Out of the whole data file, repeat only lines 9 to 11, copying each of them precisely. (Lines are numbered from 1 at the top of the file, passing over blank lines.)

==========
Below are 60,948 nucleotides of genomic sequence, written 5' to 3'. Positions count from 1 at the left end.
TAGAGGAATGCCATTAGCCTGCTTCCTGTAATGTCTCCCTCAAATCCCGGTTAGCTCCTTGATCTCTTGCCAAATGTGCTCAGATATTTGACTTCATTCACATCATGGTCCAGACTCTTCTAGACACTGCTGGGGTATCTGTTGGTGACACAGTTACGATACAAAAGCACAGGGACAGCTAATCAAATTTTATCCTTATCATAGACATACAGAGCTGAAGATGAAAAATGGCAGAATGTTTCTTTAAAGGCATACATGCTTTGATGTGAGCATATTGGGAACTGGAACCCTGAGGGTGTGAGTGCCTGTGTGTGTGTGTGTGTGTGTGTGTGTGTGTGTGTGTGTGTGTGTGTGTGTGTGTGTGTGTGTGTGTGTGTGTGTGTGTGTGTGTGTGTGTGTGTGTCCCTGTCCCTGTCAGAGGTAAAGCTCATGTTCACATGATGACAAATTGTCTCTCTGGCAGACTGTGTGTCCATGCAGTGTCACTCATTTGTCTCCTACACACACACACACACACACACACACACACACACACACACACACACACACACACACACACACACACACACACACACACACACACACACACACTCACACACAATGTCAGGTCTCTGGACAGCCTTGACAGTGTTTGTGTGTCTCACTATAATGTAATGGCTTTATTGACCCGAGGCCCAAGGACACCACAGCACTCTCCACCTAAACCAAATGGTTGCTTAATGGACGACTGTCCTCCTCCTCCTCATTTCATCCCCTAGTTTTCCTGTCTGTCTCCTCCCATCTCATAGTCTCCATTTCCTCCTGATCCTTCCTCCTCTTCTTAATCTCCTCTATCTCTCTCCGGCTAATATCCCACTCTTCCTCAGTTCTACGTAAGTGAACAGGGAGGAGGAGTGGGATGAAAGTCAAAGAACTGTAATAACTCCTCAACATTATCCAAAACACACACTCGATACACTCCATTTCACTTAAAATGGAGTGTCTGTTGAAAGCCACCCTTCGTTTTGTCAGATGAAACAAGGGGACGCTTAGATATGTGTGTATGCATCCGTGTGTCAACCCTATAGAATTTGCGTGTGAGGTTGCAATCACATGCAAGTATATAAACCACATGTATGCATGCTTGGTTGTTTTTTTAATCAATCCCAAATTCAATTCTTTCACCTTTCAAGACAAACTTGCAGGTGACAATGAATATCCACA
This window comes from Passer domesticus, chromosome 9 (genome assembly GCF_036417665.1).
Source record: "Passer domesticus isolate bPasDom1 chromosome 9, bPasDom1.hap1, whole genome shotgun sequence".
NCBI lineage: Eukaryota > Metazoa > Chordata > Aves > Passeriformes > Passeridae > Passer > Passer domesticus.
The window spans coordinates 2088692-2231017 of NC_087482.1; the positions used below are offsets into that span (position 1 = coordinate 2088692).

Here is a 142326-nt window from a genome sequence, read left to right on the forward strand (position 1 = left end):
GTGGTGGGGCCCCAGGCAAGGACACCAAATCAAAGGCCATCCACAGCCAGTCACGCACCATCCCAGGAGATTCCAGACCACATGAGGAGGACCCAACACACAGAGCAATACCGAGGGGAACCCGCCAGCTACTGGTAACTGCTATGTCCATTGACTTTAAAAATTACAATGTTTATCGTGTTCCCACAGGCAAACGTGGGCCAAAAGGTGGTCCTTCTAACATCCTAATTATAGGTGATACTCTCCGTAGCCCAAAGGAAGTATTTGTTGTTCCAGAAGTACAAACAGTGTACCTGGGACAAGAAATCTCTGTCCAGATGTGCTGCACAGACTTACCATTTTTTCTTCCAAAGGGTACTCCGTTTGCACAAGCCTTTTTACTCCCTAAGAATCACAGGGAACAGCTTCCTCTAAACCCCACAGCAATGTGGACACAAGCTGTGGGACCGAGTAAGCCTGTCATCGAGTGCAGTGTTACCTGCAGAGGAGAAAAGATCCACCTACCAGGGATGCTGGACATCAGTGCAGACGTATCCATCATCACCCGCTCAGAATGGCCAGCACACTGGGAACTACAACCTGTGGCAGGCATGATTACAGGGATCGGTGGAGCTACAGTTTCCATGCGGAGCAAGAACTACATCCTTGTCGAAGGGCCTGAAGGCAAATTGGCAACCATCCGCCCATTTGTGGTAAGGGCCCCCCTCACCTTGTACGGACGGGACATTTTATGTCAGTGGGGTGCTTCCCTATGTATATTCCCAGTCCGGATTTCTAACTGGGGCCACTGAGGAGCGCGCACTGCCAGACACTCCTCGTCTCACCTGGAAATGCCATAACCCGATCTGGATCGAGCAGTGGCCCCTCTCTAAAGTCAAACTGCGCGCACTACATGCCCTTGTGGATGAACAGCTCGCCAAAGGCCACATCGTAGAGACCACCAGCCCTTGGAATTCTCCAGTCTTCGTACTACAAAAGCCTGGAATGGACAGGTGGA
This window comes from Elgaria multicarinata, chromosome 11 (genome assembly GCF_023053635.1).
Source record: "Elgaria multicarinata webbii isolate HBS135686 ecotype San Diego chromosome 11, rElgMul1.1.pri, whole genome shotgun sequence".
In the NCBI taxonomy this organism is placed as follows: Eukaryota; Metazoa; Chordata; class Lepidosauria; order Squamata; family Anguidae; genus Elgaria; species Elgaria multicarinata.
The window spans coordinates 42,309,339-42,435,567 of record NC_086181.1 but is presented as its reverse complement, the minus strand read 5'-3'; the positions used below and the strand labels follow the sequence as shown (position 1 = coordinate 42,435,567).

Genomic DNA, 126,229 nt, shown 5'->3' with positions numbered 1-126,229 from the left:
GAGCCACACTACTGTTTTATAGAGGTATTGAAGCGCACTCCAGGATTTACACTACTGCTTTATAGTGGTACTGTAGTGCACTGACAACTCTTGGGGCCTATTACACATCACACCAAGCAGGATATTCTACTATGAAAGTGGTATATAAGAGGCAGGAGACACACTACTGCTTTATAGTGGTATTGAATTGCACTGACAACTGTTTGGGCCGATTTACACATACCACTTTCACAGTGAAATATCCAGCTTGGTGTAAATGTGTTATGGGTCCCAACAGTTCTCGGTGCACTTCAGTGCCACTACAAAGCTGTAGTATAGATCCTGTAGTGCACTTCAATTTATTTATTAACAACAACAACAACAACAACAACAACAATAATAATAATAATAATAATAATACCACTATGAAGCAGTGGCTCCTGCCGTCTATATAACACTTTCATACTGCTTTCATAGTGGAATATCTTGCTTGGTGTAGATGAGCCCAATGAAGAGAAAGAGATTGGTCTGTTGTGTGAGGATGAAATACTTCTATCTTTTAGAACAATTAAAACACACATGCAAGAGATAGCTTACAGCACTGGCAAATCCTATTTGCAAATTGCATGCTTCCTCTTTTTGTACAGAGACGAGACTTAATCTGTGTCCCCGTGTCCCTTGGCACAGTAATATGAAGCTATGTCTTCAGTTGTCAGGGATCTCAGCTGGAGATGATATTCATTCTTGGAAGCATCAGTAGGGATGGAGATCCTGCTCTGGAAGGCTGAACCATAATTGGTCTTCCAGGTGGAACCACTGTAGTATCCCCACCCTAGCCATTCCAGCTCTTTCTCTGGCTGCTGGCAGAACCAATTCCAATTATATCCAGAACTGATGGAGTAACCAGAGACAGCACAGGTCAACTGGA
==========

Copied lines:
This window comes from Elgaria multicarinata, chromosome 11 (genome assembly GCF_023053635.1).
Source record: "Elgaria multicarinata webbii isolate HBS135686 ecotype San Diego chromosome 11, rElgMul1.1.pri, whole genome shotgun sequence".
In the NCBI taxonomy this organism is placed as follows: Eukaryota; Metazoa; Chordata; class Lepidosauria; order Squamata; family Anguidae; genus Elgaria; species Elgaria multicarinata.